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5 dangers hospital workers face

Hospital workers dedicated to caring for others often navigate a minefield of occupational hazards in their daily routines. Many dangers these professionals face can be mitigated through proper safety equipment, procedures and protocols.  

Understanding these challenges is crucial not only for the workers themselves but also for the institutions that must provide safe working conditions for all workers.

1. Slip and falls

One of the most common risks in hospitals is slip and fall accidents. Slippery floors, whether from spills or cleaning processes, pose a significant hazard. These accidents can lead to severe injuries, including fractures or concussions, and are a leading cause of workplace injury in healthcare settings. Wet floor signs and non-slip shoes can prevent some of these injuries.

2. Sharps sticks

Sharps sticks, where hospital staff get pricked or cut by needles, scalpels or other sharp instruments, are a significant danger. These injuries can lead to severe infections, including bloodborne pathogens like hepatitis B, hepatitis C and HIV. Proper sharps handling is critical to prevent issues.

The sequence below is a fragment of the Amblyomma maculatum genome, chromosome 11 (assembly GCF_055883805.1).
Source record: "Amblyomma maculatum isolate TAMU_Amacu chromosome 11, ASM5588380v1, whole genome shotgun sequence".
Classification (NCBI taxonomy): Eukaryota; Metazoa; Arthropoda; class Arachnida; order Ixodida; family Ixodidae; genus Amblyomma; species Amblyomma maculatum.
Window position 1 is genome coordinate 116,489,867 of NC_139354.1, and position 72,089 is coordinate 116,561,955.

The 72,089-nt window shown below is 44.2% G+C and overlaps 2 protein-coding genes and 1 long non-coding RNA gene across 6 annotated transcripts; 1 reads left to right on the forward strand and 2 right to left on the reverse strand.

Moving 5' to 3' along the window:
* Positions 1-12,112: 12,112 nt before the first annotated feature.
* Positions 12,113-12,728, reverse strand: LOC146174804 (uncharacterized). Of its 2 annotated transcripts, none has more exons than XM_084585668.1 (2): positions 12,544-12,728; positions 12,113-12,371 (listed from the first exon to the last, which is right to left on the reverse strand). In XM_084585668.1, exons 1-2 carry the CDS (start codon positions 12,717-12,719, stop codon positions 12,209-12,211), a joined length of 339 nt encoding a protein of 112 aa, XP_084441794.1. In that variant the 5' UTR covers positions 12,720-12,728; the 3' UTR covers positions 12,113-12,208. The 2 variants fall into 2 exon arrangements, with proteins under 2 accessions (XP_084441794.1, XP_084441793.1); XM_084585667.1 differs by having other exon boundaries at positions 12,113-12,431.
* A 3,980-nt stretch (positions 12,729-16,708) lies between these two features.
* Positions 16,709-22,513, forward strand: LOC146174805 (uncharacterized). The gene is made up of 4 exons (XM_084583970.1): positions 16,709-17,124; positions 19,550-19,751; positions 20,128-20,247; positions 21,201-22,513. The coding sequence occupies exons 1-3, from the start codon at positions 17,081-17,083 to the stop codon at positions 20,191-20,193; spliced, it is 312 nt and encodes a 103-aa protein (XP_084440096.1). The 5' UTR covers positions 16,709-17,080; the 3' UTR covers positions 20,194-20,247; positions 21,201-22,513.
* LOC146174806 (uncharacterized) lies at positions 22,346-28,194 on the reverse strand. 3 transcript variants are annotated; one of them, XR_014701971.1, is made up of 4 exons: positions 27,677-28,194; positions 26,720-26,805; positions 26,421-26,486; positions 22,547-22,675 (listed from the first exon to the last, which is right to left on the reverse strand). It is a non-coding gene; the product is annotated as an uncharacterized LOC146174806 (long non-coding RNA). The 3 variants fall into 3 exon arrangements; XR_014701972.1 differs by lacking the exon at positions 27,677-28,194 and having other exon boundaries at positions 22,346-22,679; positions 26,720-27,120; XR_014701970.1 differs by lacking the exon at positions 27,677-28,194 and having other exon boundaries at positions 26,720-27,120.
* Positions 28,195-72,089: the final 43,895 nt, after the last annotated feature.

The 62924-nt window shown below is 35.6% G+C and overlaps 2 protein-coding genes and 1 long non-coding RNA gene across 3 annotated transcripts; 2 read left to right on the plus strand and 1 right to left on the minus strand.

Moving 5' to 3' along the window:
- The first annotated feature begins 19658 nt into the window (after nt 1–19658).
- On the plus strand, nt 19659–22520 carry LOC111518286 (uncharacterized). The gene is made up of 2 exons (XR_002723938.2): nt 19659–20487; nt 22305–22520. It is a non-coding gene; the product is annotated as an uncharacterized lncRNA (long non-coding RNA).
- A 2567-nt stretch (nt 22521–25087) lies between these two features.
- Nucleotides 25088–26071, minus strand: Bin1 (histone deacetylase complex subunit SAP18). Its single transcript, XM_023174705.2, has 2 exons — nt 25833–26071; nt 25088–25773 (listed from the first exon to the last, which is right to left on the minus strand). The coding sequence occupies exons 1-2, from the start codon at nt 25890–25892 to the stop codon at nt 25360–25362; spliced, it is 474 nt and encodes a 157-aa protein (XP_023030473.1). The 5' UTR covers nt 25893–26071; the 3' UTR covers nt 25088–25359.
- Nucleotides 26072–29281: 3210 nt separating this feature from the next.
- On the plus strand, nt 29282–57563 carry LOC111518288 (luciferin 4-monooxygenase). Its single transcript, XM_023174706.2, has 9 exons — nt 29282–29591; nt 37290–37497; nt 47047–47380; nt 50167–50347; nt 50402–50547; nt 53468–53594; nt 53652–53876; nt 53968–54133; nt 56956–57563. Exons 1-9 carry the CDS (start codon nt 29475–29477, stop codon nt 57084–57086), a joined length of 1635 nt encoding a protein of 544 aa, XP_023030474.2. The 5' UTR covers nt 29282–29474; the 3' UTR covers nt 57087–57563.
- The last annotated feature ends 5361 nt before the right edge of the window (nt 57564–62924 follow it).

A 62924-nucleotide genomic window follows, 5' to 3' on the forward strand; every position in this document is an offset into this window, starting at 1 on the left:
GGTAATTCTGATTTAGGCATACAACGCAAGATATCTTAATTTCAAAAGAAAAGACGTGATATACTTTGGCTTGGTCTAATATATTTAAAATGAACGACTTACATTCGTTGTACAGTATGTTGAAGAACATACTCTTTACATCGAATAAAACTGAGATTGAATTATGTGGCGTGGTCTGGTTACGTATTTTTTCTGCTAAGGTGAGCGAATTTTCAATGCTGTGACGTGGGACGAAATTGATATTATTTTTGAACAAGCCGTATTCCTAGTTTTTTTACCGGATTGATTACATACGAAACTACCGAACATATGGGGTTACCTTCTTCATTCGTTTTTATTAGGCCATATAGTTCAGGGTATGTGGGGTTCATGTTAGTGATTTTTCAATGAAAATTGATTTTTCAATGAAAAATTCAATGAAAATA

3. Biohazard exposure

Exposure to biohazardous materials is another critical risk for hospital staff. This includes contact with blood, body fluids and other potentially infectious materials. Such exposure can occur through spills, splashes or handling of medical waste. Using personal protective equipment is beneficial for stopping this type of exposure.

4. Communicable diseases

Hospital workers are at increased risk of contracting infectious diseases. This risk includes illnesses like tuberculosis, influenza and MRSA. The close contact with patients and the potential for airborne or contact transmission makes communicable diseases a significant occupational hazard. Handwashing and wearing masks may prevent some of these infections. 

5. Lifting injuries

Lifting injuries are a common concern in hospitals. Healthcare workers often need to move or lift patients, leading to musculoskeletal injuries, particularly in the back and shoulders. Proper lifting techniques and assistive equipment can prevent these injuries. 

Any hospital worker who suffers an injury should ensure they get immediate medical attention. Some may be tempted to finish out a shift, but this might make the injury worse than it was initially. Workers’ compensation should provide benefits to these injured workers. 


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